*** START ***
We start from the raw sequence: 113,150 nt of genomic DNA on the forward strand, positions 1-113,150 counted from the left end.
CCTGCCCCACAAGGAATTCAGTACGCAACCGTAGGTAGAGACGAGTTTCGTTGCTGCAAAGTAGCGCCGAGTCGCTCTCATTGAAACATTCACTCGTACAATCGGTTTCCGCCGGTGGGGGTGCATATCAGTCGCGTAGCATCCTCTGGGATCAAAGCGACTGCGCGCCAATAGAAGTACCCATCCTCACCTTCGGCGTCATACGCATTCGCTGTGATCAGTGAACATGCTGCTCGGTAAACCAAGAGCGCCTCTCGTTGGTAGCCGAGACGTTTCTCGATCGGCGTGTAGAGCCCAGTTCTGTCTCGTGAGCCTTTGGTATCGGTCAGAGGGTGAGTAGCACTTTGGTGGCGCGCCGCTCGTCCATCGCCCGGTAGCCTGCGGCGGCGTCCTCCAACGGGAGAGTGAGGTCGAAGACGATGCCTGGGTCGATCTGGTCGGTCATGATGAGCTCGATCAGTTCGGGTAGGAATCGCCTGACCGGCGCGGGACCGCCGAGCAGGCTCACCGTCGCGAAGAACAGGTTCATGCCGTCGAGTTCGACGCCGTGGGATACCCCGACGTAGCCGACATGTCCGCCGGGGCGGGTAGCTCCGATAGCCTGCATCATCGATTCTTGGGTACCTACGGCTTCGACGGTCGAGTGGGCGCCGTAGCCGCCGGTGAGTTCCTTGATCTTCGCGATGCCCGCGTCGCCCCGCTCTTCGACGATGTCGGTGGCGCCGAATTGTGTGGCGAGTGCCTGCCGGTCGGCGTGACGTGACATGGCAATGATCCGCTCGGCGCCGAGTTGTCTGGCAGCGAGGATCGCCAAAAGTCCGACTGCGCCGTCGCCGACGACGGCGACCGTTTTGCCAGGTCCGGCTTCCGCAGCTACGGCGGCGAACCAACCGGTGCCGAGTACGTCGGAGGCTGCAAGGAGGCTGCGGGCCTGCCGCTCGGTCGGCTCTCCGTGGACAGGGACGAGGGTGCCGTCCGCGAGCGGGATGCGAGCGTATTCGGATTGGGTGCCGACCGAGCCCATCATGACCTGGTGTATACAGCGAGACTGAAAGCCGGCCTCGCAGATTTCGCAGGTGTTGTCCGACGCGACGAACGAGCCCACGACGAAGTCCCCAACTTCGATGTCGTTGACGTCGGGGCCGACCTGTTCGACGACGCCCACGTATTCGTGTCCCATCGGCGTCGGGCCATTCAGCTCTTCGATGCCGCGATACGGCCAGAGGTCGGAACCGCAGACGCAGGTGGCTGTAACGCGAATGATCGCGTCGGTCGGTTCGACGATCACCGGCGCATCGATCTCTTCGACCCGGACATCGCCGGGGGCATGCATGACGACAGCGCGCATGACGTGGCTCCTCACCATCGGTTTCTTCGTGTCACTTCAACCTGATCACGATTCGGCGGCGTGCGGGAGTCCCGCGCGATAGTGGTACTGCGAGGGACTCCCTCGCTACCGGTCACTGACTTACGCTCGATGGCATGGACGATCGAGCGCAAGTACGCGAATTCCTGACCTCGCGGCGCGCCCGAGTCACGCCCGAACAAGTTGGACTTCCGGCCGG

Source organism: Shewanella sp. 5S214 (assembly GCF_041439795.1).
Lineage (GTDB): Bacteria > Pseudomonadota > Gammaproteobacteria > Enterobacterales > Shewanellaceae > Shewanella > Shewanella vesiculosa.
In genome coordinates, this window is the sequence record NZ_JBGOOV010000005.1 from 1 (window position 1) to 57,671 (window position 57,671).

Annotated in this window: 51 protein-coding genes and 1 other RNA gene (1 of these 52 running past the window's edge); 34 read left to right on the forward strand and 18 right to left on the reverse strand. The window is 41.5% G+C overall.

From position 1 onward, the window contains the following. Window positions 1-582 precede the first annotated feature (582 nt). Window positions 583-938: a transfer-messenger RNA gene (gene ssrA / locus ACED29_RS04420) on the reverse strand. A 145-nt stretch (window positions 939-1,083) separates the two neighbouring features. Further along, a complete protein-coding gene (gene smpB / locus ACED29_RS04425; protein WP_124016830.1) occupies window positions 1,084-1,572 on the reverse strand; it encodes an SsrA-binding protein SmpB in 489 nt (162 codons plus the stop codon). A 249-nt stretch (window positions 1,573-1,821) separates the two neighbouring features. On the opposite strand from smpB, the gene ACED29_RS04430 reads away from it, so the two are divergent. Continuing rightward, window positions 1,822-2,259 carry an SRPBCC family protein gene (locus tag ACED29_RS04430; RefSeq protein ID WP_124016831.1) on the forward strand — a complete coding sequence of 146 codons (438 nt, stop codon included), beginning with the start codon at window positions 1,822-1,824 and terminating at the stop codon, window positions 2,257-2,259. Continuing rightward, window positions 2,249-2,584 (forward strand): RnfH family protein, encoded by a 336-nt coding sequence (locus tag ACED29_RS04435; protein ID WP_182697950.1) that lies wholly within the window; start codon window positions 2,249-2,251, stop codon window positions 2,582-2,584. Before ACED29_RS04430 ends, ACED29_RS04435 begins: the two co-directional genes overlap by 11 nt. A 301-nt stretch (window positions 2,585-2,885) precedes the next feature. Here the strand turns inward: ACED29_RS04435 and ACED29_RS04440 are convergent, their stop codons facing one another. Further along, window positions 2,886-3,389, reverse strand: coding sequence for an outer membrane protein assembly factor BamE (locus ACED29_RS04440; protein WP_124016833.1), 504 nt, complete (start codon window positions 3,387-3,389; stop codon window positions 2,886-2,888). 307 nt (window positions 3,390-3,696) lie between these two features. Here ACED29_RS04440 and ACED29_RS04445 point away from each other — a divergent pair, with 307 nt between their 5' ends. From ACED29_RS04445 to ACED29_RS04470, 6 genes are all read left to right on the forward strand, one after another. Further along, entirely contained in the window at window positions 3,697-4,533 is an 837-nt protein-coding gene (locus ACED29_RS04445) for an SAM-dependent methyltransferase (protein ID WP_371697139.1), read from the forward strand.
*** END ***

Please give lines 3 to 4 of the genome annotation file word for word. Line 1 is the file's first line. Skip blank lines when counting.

Source organism: Shewanella sp. 5S214 (assembly GCF_041439795.1).
Lineage (GTDB): Bacteria > Pseudomonadota > Gammaproteobacteria > Enterobacterales > Shewanellaceae > Shewanella > Shewanella vesiculosa.